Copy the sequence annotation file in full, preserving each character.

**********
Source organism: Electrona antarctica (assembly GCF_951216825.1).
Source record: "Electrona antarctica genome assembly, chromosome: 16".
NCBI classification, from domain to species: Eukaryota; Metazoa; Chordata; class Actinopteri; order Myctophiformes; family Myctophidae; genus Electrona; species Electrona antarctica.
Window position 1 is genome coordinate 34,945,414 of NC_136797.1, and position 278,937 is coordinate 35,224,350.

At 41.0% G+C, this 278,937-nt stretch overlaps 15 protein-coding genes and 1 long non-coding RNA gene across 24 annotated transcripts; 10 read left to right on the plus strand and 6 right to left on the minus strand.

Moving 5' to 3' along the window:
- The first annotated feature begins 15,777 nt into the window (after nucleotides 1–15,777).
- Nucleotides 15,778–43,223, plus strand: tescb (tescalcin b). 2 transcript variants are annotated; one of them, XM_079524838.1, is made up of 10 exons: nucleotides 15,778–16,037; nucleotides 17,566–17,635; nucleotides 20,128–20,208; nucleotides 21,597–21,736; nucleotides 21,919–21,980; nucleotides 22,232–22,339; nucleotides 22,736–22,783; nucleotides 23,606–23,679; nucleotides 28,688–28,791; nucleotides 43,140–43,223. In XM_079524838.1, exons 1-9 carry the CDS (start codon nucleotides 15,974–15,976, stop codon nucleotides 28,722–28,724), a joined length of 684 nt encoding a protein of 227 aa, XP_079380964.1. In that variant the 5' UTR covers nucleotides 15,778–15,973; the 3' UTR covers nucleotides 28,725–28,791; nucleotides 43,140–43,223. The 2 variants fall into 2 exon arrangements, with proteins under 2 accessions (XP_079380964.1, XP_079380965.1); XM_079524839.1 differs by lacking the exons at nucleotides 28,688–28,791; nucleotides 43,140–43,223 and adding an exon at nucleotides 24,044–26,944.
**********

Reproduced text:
Source organism: Electrona antarctica (assembly GCF_951216825.1).
Source record: "Electrona antarctica genome assembly, chromosome: 16".
NCBI classification, from domain to species: Eukaryota; Metazoa; Chordata; class Actinopteri; order Myctophiformes; family Myctophidae; genus Electrona; species Electrona antarctica.
Window position 1 is genome coordinate 34,945,414 of NC_136797.1, and position 278,937 is coordinate 35,224,350.

At 41.0% G+C, this 278,937-nt stretch overlaps 15 protein-coding genes and 1 long non-coding RNA gene across 24 annotated transcripts; 10 read left to right on the plus strand and 6 right to left on the minus strand.

Moving 5' to 3' along the window:
- The first annotated feature begins 15,777 nt into the window (after nucleotides 1–15,777).
- Nucleotides 15,778–43,223, plus strand: tescb (tescalcin b). 2 transcript variants are annotated; one of them, XM_079524838.1, is made up of 10 exons: nucleotides 15,778–16,037; nucleotides 17,566–17,635; nucleotides 20,128–20,208; nucleotides 21,597–21,736; nucleotides 21,919–21,980; nucleotides 22,232–22,339; nucleotides 22,736–22,783; nucleotides 23,606–23,679; nucleotides 28,688–28,791; nucleotides 43,140–43,223. In XM_079524838.1, exons 1-9 carry the CDS (start codon nucleotides 15,974–15,976, stop codon nucleotides 28,722–28,724), a joined length of 684 nt encoding a protein of 227 aa, XP_079380964.1. In that variant the 5' UTR covers nucleotides 15,778–15,973; the 3' UTR covers nucleotides 28,725–28,791; nucleotides 43,140–43,223. The 2 variants fall into 2 exon arrangements, with proteins under 2 accessions (XP_079380964.1, XP_079380965.1); XM_079524839.1 differs by lacking the exons at nucleotides 28,688–28,791; nucleotides 43,140–43,223 and adding an exon at nucleotides 24,044–26,944.